The View has become an intellectual battlefield in recent months, with Behar and McCain leading the charge on opposite sides. Things came to a head yet again this week during a discussion of the passing of former president George H.W. Bush.
In the segment, Behar asked that the former president be remembered for his dedication to fighting pollution. She noted some of his huge environmental accomplishments, and then pointed out that the Trump administration is undoing many of them. McCain found this tasteless, asking that the discussion stick to President Bush rather than attacking the current president.
"I want to say one thing about him that was not picked up really," Behar said of President Bush. "As a candidate, he said 'those who think we are powerless to do anything about the greenhouse effect are forgetting about the White House effect.' He signed into law the clean air act amendment of 1990 -- one of the most sweeping environmental statutes ever. This president that we have now is trying to unravel everything that he did, and Obama did."
"If I ever become a one-issue voter, it will be about pollution," Behar went on. At that point, she was cut off by McCain.
"Can we focus on the president, please?" she asked. "I don't want to talk about Trump. We're honoring a great president of the past."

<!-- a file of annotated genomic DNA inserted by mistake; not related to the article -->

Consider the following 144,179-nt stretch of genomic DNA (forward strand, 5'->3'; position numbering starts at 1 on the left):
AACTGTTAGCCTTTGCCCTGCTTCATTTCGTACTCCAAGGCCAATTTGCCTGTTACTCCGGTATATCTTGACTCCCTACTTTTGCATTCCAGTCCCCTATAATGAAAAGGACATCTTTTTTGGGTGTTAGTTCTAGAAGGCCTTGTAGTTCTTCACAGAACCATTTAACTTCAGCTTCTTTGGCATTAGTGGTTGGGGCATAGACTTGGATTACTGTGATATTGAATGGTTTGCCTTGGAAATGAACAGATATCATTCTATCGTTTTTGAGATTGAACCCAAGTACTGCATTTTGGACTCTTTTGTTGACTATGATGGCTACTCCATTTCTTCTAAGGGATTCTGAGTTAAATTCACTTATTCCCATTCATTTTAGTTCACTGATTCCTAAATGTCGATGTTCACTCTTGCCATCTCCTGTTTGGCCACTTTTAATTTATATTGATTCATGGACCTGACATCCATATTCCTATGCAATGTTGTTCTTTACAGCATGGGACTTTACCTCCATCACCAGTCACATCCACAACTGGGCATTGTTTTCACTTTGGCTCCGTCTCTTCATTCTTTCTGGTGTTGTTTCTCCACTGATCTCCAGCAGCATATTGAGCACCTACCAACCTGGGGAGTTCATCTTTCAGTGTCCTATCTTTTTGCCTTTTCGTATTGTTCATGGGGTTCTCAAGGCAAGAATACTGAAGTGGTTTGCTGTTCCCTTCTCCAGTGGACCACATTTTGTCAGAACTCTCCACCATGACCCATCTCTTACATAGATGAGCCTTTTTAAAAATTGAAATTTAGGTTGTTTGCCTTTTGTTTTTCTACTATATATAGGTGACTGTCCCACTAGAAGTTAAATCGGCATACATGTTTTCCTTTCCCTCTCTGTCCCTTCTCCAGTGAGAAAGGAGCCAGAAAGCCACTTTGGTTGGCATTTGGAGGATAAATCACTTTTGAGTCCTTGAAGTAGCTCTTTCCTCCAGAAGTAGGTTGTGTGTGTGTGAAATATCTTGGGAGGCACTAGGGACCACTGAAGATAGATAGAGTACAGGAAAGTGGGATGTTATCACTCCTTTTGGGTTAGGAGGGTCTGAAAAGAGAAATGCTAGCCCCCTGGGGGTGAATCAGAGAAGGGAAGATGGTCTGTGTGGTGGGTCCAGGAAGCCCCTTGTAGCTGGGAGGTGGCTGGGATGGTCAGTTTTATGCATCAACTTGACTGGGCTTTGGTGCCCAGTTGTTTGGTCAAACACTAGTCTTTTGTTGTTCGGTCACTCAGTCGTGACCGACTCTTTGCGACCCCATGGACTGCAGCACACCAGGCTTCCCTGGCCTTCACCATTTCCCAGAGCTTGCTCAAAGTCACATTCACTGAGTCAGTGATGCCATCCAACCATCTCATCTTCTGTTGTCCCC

Before long, the two women were talking over each other.
"I'm not interested in your one-issue voter--," McCain said.
"I don't care what you're interested in, I'm talking," Behar shot back.
"Well I don't care what you're interested in either!" McCain yelled.
At that point, Whoopi Goldberg mercifully sent the show to commercial.
McCain and Behar have become prominent voices for the right and the left respectively, and The View has become a legitimate platform. The show has not shied away from serious issues, particularly in the last several years as the United States becomes more and more polarized.
On Twitter, many seemed to be more outspoken in support of McCain than Behar on this particular issue. Many replied saying that a segment about the former president should stay on topic, rather than delving into specific issues. Some, however, noted that it was natural to compare one leader to another, particularly on a matter as pressing as climate change.
Former president George H.W. Bush passed away on Friday, Nov. 30 at the age of 94. He succumbed to complications from Parkinson's Disease, and passed in his home in Houston, Texas.